*She needs a fly mask with UV protection all summer, and on very bright days in winter.

Now you are thinking why would ANYONE ever buy this horse.

*She has nice conformation, is well nourished, fit, and B-E-A-U-T-I-F-U-L.
*She is chock full of nice polish lines and it shows under saddle.
*She has power steering.  Just look where you want to go, at worst...twitch a finger, or close your hand.  You don't need a bit to ride this horse.
*She is forward, has super impulsion.
*She is smart.  Teach her, she won't forget.
*She is an awesome little trail horse at trail speed.  If she knows the trail she is an awesome little trail horse at ANY speed (barring flapping monster birds, and motorized vehicles).
*She can go all day.
*She is 14.3 hands.
*She can be ridden year round on trail or in the arena bare hooved.  Boots recommended if you do a whole lot of crushed rock as it might chip her hoof wall.
* For the right rider, and the right sport Phebes would be a Lil Bit of Magic (her real name).

Just not this sport, or any revved up sport like barrel racing.  I could see her doing well in dressage, trail trials, ACTHA, Texas Trail Challenges, and Cutting, maybe even reining under the right trainer.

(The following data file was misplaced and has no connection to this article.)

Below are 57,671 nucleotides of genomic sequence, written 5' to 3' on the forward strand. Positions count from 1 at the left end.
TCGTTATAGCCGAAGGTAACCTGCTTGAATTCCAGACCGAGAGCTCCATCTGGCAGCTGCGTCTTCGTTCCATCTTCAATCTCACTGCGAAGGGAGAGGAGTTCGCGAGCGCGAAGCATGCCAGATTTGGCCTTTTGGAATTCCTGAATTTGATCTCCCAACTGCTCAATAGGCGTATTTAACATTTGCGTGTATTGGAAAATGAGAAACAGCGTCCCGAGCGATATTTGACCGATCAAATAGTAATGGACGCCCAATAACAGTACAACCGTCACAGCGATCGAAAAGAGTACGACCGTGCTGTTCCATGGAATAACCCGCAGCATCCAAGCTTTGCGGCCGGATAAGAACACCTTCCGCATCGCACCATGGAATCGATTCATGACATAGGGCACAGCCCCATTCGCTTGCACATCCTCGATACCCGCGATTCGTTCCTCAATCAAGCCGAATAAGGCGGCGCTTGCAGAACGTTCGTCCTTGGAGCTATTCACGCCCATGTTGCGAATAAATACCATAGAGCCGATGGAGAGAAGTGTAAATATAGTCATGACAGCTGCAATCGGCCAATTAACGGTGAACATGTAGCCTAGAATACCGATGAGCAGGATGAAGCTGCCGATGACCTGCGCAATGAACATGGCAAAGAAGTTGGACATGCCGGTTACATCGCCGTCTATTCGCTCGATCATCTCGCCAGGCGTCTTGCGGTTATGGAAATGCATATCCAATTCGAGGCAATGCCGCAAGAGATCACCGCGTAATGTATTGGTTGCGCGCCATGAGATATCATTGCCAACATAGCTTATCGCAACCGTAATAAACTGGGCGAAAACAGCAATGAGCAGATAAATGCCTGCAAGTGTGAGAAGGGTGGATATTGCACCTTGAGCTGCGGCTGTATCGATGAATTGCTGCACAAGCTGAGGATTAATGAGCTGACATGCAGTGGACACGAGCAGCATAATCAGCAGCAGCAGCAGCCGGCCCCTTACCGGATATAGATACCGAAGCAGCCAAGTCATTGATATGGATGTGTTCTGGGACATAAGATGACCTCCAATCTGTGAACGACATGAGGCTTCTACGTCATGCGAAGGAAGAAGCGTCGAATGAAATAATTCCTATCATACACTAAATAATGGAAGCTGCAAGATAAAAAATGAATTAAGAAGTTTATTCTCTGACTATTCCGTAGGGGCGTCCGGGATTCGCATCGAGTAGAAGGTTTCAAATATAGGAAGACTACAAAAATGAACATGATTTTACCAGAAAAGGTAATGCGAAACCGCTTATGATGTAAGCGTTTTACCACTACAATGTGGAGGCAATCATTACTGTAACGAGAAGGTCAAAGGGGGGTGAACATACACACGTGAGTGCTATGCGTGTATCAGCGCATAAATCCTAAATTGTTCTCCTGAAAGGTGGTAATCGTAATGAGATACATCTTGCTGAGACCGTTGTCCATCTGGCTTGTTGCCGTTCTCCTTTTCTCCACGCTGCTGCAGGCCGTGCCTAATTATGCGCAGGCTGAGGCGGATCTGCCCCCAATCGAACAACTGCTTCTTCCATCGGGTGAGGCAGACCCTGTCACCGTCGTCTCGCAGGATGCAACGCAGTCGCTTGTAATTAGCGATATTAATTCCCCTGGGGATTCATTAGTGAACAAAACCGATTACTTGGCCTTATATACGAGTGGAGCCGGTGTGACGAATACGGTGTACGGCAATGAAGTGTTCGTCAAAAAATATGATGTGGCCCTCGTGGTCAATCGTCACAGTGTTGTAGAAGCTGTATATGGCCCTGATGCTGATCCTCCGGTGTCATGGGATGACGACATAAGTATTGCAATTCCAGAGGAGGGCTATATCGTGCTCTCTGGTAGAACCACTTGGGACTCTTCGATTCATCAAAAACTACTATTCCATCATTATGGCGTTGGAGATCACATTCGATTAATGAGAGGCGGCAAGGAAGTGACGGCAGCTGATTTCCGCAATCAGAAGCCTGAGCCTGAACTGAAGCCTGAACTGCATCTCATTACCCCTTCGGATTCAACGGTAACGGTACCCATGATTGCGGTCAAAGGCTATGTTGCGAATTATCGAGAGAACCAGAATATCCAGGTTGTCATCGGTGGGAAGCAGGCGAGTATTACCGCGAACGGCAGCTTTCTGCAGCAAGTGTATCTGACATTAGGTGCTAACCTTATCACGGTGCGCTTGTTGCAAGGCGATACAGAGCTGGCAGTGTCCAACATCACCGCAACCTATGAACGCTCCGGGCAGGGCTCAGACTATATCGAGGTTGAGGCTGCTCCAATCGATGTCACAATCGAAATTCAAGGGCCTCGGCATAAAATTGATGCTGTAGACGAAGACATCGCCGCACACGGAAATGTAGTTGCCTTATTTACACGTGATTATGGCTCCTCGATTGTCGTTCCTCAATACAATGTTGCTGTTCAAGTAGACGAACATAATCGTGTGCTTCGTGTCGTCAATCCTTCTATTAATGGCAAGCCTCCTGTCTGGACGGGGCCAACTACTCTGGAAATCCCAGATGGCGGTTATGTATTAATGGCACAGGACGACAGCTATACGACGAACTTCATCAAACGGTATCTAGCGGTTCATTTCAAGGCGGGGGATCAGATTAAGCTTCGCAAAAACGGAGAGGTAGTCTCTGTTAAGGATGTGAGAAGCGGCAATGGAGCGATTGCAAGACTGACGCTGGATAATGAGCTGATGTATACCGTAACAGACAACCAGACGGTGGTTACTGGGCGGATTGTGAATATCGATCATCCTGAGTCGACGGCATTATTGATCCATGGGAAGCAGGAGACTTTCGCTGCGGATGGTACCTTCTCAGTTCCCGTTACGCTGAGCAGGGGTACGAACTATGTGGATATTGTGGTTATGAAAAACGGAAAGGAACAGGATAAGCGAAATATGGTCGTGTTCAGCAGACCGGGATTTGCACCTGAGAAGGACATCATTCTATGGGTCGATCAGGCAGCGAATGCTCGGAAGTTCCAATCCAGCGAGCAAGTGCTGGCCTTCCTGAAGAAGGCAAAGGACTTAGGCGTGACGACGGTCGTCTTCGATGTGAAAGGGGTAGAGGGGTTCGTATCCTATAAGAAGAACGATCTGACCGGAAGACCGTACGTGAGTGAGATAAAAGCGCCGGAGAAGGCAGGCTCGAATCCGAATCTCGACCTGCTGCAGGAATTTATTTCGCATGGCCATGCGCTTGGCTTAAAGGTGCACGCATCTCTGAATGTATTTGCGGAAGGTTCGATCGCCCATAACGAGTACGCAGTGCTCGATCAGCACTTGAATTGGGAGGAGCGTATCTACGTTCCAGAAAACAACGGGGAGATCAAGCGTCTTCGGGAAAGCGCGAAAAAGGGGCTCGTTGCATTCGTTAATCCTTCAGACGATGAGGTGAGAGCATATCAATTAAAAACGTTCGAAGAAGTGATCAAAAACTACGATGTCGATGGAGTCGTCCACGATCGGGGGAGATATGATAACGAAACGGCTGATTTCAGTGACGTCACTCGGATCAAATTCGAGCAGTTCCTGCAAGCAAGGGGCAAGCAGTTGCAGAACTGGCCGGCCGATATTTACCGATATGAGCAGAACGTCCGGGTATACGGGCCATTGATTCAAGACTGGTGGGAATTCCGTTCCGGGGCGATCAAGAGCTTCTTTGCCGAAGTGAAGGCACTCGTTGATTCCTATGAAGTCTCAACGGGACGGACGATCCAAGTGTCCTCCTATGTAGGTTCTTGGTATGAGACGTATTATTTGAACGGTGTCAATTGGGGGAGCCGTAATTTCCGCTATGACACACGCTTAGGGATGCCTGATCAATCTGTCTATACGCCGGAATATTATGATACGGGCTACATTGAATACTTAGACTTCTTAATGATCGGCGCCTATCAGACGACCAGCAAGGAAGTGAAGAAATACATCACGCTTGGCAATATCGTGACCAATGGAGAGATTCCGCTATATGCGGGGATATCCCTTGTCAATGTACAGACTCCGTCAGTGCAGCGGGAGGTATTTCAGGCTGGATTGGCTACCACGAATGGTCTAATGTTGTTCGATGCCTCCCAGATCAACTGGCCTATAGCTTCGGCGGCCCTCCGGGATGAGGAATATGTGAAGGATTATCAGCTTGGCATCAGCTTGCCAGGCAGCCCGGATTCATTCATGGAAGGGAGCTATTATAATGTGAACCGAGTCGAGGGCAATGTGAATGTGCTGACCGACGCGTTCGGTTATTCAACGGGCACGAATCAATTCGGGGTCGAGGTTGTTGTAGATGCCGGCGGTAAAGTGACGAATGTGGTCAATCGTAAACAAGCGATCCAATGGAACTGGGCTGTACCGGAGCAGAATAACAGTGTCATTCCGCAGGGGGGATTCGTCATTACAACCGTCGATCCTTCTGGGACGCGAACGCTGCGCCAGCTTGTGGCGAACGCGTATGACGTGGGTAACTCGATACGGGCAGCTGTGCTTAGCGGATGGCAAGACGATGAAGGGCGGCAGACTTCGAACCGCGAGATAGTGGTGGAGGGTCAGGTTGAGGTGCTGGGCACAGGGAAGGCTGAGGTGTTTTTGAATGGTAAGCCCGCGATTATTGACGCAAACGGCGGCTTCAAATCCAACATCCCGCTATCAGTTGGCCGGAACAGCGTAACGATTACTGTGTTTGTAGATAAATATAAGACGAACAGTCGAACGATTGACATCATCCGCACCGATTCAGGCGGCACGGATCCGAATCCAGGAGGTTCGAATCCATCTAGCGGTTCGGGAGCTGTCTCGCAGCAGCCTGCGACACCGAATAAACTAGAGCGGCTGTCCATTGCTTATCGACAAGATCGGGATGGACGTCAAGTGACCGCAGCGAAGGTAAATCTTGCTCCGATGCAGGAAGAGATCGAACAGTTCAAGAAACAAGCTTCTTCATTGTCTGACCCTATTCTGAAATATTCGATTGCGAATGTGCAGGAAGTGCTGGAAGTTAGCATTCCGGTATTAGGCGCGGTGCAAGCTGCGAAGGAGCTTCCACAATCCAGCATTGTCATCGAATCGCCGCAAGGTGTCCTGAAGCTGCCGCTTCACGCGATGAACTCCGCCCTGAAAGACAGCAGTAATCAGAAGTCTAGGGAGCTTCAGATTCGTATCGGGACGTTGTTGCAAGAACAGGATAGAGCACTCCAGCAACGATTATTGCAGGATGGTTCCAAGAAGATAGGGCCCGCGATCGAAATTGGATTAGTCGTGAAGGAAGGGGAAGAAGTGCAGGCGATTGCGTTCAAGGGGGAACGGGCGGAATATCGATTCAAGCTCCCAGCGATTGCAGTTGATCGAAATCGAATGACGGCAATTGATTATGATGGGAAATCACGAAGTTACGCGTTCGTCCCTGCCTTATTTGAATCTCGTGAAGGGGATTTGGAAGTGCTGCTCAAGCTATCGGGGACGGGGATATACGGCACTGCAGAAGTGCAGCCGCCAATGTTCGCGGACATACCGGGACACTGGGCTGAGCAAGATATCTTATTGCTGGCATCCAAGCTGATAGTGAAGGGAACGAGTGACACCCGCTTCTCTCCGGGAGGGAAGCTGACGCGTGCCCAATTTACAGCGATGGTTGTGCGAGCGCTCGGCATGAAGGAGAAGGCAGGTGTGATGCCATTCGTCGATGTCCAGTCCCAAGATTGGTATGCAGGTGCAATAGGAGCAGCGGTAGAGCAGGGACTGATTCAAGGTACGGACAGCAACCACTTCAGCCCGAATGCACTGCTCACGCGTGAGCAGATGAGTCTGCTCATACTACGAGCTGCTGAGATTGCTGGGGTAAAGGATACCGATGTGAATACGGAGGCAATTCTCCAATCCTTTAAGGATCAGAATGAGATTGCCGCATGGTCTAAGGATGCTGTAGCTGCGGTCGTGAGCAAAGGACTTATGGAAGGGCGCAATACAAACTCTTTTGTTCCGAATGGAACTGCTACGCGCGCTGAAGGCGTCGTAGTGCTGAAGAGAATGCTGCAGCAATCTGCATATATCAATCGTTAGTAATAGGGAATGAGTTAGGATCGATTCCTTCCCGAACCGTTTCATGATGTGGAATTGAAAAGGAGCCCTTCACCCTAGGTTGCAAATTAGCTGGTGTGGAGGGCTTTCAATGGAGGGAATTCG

Only, she is not for sale.

~E.G.

5 comments:

  1. This rescue is in IL. They have some nice horses you may want to check out. I follow them on FB. They seem to some on there that I don't see on their website.

    http://www.crosswindseqresq.org/

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  2. Your post is right on the money. After three years of trying to find the right endurance horse I concluded much the same that you have. Most sellers have no true concept of the caliber of their horse but that won't stop them from letting you and the world know its the best darn horse you ever did see (if you can stay on when it rears, bucks, or exhibits its other charming tendencies). Here's a little anecdote: A friend and I took a road trip to look at an 8 yr old Morgan mare advertised on Craigslist. The mare was, according to the owner, non-spooky, TONS of trail experience, ridden by the whole family all last summer, etc etc. We pulled up to see a fat whale of a mare with an irritated look in her eye. I wasn't very hopeful but thought I should still at least tack her up and see what happened. Long story short, the mare barely "steered" and REARED when she didn't want to do something..like trot in a circle in the arena. Oh yeah and I went home and amended my "Looking For" advert online to emphasize what I wanted (I was dead irritated, but I WAS polite in the ad) and the owner of said Morgan privately emailed me from that ad and screamed bloody murder about what a spoiled bitch I was (??) and that I had way too high expectations for the price range. My price range was about the same as yours, E.G., and you are absolutely right that there are good horses out there needing a home in that price range..its just a matter of finding them! My beloved gelding I am doing LD with this year was $400 and I will have him til the end. I really hope you have a great trail ride on that mare!